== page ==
Each week, a professional investor tells us where he’d put his money. This week: Anthony Ginsberg of the HAN-GINS Cloud Technology UCITS ETF picks three favourites.
We believe that there is a major opportunity in “cloud” technology. Today, this market accounts for almost 60% of total US technology spending; investment in this field is set to rise by 18% this year alone, reaching $214bn, according to Gartner, a research group. Cloud computing describes the trend whereby companies are increasingly paying subscriptions for software and renting computer power online rather than buying applications that run on their own servers. They are also storing and managing more and more data online as the cloud becomes more reliable and secure.
Businesses increasingly consider the cloud cost-effective and safe. For example, AT&T just agreed to shift most internal business applications to Azure. Without cloud-based technology to support them, Uber, Netflix and Airbnb would not exist.
The top cloud-computing companies
Amid a volatile period for the so-called FAANG tech superstars, it is the giants of cloud technology that are holding up the best. Amazon and Microsoft, and to a lesser extent Alphabet (Google), have all been increasing spending on cloud technology in recent years, and there is unlikely to be any let up this year. A significant portion of Amazon’s profits now come from its Amazon Web Services (AWS) division, which leads the growing cloud computing market. Its earnings now account for more than 50% of Amazon’s total. Microsoft has almost doubled its revenues in this sector since 2015.
For now, we believe companies such as IBM – which recently acquired software firm Red Hat – will be big winners as multinationals seek their help transferring and sharing their IT data across multiple clouds. Whichever platform shows signs of becoming dominant in this area will probably become a winner next year. Here are three to watch.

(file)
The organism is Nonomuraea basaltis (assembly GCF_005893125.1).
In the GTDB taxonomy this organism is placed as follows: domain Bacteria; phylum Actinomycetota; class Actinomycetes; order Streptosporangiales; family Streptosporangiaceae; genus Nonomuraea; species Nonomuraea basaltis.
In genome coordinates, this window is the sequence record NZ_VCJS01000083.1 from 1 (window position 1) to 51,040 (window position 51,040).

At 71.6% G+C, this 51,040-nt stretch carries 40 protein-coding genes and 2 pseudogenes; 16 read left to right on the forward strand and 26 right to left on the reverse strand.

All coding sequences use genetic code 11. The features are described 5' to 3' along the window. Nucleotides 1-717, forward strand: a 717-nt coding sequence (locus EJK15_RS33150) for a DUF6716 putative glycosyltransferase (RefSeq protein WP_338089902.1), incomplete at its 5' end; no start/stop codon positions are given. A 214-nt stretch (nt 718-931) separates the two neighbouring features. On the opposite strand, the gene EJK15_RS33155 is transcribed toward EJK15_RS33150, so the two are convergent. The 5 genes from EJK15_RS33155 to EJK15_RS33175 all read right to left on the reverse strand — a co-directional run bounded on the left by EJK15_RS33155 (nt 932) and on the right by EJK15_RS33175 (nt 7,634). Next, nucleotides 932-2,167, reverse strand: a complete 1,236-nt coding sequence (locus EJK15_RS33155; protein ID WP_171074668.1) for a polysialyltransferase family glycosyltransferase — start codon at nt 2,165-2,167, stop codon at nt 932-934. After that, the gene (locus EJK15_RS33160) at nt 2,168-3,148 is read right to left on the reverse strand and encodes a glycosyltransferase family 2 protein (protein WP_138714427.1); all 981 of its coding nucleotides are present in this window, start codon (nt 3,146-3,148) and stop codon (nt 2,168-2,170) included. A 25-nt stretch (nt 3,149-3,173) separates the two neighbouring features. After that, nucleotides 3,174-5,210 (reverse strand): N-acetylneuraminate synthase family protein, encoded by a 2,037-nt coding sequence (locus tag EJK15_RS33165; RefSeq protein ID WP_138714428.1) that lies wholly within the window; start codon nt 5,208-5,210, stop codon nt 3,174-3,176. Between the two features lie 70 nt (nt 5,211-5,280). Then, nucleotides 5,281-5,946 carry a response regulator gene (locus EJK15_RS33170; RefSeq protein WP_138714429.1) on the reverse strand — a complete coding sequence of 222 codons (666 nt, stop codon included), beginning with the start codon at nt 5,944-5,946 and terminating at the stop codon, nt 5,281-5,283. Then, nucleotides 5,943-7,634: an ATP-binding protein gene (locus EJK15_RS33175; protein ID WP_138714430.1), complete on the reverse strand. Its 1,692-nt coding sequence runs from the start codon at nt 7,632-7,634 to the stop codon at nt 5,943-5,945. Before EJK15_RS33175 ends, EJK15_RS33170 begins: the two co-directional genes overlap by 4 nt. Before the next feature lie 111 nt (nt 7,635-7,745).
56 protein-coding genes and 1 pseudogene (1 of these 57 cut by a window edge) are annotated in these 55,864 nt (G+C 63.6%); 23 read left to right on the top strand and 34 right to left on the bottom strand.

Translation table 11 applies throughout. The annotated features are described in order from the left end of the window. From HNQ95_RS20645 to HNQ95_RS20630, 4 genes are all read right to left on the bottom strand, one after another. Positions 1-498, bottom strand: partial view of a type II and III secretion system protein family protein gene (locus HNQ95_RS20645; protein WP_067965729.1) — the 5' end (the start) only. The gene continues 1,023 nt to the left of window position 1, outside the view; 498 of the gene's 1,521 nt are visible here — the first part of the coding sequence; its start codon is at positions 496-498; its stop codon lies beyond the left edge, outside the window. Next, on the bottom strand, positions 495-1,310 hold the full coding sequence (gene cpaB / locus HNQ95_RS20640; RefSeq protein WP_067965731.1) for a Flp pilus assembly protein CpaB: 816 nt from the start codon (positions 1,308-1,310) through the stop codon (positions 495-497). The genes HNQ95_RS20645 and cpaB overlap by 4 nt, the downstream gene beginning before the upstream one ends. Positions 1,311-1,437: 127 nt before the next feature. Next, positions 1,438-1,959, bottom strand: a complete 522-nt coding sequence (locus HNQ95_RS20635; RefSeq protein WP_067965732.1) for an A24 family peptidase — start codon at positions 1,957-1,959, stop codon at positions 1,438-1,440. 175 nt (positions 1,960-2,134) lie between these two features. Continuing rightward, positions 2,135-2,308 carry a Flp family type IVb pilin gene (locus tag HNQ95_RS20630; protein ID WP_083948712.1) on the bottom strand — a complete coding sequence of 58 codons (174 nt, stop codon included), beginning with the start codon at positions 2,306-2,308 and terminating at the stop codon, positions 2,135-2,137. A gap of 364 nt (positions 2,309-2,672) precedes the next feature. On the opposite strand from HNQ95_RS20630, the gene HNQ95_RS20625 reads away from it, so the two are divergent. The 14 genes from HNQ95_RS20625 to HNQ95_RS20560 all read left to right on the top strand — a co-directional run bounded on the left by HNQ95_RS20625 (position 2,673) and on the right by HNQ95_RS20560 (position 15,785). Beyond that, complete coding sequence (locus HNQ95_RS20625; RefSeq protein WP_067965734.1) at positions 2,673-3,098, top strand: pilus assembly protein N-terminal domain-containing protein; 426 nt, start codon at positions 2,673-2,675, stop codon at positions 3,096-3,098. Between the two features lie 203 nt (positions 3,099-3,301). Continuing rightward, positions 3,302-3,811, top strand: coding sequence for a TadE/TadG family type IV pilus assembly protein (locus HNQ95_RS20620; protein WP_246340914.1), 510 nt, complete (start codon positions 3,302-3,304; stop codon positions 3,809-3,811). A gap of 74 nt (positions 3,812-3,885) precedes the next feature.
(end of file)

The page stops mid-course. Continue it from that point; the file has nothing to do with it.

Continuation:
Turning data into strategy
Splunk (Nasdaq: SPLK) produces software that makes machine data accessible across an organisation – by identifying data patterns, diagnosing problems and providing intelligence for business operations. Making sense of the growing amount of data the digital world is generating is a top priority for many enterprises. Splunk has forecast that the amount of data production each year will be 44 times greater in 2020 than a decade ago. Double-digit growth at Splunk in 2018 was driven by companies’ continued interest in trying to interpret the unusable and unwieldy data they generate.
Providing cloud hardware
Seagate Technology (Nasdaq: STX) is a US data storage company and currently the world’s second-largest maker of hard-disk drives and related storage products. Clients include all the largest cloud infrastructure providers, notably Amazon, Google, Apple and Facebook. The growing demand for the hardware used for cloud computing will help drive revenues.
Finally, NetApp Inc. (Nasdaq: NTAP) is a US hybrid cloud and data management Fortune 500 company that helps customers build and run applications on Google Cloud quickly and at scale with the right data strategy. Over 30 leading enterprises in numerous fields, including oil and gas, media and entertainment, and life sciences, are already using NetApp’s service.
This article was originally published in Moneyweek